Strung across the face of the Wells College administration
building are three black signs reading, “Save Our Sisterhood” in
red letters. The lawn in front of the building is littered with
more than 20 tents and a news van sits out front, while inside the
building students can be heard chanting, “Improve what we’ve got,
don’t make us what we’re not.”
The Board of Trustees at Wells, a private all-women’s school in
upstate New York, announced their plan for the College to go coed
on Saturday, Oct. 2. Since then a group of at least 180 students
have responded by protesting in the campus’ administration
The scene at Wells is reminiscent of the scene at Mills in 1991
when the Board of Trustees voted for the school to go coed.
Students protested and effectively shut the campus down, garnering
local, national and international coverage. After two weeks of
protest, the Board of Trustees reversed their decision with a
promise from alumnae to increase monetary donations to the
The Wells Board of Trustees presented a resolution to the
student body last Saturday, which read, “The Wells College Board of
Trustees affirms our commitment to liberal arts education. In order
to provide and sustain the highest quality educational experience,
we aspire to grow enrollment by admitting women and men at Wells
College commencing with the 2005-2006 academic year.”
Wells freshwoman Panagiota Kalamaras was devastated by the
“I was protesting outside the library [on Saturday] while
waiting for the decision to be made,” Kalamaras said. “As soon as I
saw the expression on some of the Board of Trustees faces, I
immediately broke down in tears because it was evident what the
Despite recruitment efforts, for the past 20 years the College
has had an enrollment of about 400 students. Ann Rollo, Vice
President for External Relations at Wells, said the decision
resulted from at least a year’s worth of discussion.
“It is important for Wells College to retain a commitment to the
liberal arts and to be in a position to invest in excellent
programs across the College,” Rollo said. “In order to do so, we
needed to increase our enrollment.”
Meggy Hai Trang, a junior at Wells, has slept in the
administration building since Saturday night.
“There are so many students that we cover every single inch of
the floor in the lobby and the upstairs lobby too,” said Hai Trang,
who slept on the floor with a blanket and pillow. “It is not the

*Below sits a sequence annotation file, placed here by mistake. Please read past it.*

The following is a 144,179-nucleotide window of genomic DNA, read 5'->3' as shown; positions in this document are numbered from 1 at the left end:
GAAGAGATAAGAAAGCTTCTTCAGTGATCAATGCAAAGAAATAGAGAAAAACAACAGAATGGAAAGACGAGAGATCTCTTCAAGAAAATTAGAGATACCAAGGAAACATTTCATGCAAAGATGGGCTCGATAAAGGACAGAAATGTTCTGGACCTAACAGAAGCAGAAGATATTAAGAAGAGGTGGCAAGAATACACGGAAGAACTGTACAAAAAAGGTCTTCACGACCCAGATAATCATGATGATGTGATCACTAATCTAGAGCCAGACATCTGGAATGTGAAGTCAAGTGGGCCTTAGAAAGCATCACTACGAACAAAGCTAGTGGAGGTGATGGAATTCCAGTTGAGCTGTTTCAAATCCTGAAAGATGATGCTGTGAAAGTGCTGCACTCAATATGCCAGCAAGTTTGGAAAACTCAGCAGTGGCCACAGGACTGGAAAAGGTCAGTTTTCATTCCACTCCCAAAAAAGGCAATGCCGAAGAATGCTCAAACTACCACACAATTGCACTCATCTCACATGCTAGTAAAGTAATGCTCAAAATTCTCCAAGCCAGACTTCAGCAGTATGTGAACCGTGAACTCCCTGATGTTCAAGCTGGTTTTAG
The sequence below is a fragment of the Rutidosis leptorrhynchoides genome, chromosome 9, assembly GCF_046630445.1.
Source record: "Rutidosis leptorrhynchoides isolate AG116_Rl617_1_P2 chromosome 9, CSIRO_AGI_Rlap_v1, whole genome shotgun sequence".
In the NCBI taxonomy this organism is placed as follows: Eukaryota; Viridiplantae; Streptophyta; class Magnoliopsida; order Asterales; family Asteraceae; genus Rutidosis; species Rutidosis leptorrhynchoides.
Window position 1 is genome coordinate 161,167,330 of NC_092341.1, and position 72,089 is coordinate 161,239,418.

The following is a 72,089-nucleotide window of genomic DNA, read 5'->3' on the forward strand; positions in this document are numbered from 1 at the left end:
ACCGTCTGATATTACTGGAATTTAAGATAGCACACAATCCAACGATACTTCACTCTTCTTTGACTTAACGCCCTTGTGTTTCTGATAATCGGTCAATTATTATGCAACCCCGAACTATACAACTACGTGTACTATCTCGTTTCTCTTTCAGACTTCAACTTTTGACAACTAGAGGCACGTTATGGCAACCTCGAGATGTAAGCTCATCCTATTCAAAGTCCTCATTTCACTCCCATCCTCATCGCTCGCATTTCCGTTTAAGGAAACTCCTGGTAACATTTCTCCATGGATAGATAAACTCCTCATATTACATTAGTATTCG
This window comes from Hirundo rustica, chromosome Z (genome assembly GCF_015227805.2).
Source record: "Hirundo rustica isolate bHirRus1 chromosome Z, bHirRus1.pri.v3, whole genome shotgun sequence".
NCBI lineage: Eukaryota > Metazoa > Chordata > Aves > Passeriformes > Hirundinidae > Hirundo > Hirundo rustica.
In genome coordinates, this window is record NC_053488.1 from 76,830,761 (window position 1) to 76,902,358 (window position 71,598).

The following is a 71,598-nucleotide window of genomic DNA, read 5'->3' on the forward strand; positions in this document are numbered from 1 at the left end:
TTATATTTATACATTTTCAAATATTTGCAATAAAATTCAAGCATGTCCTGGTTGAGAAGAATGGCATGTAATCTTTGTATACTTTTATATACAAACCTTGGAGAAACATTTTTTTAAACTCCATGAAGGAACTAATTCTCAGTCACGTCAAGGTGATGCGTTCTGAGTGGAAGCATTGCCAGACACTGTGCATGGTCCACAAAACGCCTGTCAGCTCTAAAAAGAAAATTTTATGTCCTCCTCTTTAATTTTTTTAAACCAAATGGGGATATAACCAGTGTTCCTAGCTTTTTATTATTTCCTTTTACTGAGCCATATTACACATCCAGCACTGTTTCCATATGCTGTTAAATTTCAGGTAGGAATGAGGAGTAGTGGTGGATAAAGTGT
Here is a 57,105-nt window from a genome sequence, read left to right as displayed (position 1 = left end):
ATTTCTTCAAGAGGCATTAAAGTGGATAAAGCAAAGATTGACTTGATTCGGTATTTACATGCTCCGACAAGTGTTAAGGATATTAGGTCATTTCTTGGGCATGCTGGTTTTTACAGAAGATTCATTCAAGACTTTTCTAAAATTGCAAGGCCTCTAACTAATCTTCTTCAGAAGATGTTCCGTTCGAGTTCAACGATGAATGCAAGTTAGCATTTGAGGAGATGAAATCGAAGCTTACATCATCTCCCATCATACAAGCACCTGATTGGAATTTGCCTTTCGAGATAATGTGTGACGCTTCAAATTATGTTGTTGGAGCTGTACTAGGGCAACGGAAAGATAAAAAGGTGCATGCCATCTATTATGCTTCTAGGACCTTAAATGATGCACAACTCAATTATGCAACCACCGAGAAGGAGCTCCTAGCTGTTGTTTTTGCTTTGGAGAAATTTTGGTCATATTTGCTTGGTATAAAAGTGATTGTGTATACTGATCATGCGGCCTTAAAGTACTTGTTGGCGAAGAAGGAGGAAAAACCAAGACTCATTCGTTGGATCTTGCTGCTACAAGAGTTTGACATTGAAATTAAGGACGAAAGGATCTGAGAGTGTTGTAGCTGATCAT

most comfortable situation in the world but we need to stay unified
as one body.”
Kate Milligan graduated from Wells in 2004 and is planning to
participate in the protest as often as she can, until they reach
“I feel like my degree and education has just been rendered
worthless,” Milligan said. “I feel like I wasted my time here; I
know I didn’t, but I feel as though someone is trying to erase
everything that I did.”
Kalamaras said she joined the protesters to defend her belief in
an all-women’s education and is resolute in her goal.
“Our mission right now is to shut down the administration
building by remaining there and not attending classes until the
board decides to revoke the decision, however long that may be,”
Kalamaras said. “I plan to protest for as long as I have to until
this decision is revoked.”
Despite the protesters’ determination, Rollo said the College
would move forward with the plan.
“Our students are activists and we expect them to act and use
their voice and tell us what they think and we’ll use the time to
listen to them and work with them,” said Rollo. “I don’t foresee
any possibility of [the decision changing].”
Although classes are still being held, Hai Trang said that many
faculty members are supporting the protesters’ cause.
“I had a test today that I missed and my professor agreed to
hold it later for the people who are protesting,” Hai Trang
A group of students have created a Web site called Save Our
Sisterhood, at http://www.geocities.com/savewellscollege,
which they’re using to raise money for their cause.
“There is an air of almost professionalism,” Milligan said.
Kalamaras was taken with the lively group of protesters and
believes their goal will be reached.
“Wells women are taught to make their voices heard, to stand up
for what they believe is right, and they are doing an exceptionally
good job,” she said.
Despite the Trustees’ resolution to go coed, Rollo said the
College doesn’t plan to loose touch with its roots.
“We will move forward with deep respect for our past,” Rollo
said. “It will be our goal to maintain many of those traditions
[and] to maintain a dedication to a gender equitable campus.”